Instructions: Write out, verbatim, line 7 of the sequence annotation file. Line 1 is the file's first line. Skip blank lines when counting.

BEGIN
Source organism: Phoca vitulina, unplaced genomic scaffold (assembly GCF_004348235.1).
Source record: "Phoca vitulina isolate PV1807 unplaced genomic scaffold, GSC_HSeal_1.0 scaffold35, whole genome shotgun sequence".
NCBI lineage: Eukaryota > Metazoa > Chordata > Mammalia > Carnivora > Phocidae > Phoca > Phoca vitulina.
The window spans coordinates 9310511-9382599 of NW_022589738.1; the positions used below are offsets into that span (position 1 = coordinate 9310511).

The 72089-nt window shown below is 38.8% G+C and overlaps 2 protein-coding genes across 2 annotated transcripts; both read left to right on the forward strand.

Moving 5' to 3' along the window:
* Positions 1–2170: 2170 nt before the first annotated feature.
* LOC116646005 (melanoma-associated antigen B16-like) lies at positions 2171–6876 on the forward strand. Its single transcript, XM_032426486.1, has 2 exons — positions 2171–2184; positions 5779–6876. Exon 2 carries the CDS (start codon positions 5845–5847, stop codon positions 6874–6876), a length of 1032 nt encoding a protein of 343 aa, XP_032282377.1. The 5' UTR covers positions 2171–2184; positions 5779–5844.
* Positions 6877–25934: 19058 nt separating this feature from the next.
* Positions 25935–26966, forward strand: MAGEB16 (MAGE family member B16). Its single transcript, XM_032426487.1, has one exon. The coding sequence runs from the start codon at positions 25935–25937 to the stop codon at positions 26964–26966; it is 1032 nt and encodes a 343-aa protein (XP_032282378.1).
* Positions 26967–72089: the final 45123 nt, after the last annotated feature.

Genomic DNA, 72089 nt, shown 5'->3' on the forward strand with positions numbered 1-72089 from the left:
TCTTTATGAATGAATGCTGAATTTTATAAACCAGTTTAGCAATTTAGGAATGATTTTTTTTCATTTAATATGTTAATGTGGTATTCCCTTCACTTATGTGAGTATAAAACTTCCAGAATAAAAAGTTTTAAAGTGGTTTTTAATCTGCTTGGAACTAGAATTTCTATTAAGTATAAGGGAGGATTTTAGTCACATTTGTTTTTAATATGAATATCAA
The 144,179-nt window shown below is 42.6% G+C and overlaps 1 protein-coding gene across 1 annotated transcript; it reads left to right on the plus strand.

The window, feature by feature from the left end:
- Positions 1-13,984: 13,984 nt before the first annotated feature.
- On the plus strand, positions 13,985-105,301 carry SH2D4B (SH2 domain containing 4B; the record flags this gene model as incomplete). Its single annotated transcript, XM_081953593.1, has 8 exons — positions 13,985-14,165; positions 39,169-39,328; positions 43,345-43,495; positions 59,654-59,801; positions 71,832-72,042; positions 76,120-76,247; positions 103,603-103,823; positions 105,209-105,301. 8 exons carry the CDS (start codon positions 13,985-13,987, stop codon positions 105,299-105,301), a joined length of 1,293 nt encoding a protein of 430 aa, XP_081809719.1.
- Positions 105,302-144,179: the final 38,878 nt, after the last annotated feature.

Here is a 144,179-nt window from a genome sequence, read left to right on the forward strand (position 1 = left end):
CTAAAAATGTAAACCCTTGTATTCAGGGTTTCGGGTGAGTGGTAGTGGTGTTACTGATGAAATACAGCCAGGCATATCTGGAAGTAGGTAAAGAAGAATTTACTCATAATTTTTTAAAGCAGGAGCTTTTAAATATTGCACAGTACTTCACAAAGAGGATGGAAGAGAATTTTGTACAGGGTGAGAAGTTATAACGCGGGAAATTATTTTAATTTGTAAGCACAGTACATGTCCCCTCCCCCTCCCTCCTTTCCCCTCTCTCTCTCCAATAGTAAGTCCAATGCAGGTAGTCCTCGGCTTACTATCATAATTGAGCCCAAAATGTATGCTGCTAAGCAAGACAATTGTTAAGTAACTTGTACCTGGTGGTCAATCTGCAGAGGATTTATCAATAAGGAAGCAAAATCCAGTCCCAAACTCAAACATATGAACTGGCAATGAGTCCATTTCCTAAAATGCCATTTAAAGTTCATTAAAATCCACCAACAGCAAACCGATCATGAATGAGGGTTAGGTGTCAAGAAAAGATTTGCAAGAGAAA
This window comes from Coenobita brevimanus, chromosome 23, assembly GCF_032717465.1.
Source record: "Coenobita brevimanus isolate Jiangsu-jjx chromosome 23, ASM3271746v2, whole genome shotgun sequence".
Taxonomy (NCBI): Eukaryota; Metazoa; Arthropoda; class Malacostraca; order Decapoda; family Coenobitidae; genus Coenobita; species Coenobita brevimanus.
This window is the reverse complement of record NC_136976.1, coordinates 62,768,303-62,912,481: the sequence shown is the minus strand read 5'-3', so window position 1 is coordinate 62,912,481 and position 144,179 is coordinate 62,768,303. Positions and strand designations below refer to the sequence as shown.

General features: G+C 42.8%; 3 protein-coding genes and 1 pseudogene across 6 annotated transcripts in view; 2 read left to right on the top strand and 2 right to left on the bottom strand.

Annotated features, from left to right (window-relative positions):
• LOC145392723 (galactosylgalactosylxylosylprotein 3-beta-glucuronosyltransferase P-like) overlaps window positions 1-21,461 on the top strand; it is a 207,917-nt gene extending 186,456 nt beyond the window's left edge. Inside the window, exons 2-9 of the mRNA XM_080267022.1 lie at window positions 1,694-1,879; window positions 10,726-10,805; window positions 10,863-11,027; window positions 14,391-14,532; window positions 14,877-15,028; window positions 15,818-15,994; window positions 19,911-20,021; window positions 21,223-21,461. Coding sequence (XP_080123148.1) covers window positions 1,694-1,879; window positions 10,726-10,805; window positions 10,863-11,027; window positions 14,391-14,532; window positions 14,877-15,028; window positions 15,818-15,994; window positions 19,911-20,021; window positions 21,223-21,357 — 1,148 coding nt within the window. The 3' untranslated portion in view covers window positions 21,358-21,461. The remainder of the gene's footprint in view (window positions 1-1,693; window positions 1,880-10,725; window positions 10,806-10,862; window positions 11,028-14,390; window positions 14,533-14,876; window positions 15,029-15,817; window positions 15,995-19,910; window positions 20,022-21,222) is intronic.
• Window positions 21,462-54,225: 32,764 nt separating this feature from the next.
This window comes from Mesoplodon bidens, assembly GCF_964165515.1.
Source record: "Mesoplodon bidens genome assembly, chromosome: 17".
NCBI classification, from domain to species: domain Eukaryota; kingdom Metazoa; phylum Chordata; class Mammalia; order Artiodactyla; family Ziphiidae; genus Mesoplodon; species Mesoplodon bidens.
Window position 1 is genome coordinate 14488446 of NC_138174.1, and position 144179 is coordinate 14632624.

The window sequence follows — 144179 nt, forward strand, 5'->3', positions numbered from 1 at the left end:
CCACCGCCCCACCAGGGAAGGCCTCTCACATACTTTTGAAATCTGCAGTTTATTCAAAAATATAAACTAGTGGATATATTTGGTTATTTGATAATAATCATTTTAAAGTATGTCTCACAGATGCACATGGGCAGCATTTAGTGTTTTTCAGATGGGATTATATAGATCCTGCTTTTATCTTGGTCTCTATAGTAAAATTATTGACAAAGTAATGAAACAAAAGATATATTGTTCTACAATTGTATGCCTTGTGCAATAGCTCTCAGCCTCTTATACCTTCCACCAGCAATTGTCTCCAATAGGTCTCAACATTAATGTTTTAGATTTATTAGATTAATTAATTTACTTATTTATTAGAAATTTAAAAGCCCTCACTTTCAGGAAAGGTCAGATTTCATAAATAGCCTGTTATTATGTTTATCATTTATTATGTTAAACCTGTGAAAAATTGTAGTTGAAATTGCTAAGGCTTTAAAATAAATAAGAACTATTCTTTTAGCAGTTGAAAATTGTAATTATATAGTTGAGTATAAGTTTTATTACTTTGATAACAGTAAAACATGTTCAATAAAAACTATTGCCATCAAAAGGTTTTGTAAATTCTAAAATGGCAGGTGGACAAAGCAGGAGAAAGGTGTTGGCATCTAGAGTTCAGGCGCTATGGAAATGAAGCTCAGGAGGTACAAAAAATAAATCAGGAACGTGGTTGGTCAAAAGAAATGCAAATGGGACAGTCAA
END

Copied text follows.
* Positions 1–2170: 2170 nt before the first annotated feature.